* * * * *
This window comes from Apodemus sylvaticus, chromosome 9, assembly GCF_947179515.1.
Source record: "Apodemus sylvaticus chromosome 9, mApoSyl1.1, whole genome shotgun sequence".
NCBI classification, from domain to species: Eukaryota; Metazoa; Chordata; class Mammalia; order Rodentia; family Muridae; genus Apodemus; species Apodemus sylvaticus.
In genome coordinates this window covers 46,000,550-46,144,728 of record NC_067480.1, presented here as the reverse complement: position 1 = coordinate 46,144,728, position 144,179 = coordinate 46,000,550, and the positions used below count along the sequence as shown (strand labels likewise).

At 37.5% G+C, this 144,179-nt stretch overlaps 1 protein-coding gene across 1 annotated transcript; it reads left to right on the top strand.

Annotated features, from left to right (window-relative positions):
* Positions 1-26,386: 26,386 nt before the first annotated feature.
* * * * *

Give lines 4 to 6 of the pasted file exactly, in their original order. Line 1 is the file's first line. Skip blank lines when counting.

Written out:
In genome coordinates this window covers 46,000,550-46,144,728 of record NC_067480.1, presented here as the reverse complement: position 1 = coordinate 46,144,728, position 144,179 = coordinate 46,000,550, and the positions used below count along the sequence as shown (strand labels likewise).

At 37.5% G+C, this 144,179-nt stretch overlaps 1 protein-coding gene across 1 annotated transcript; it reads left to right on the top strand.

Annotated features, from left to right (window-relative positions):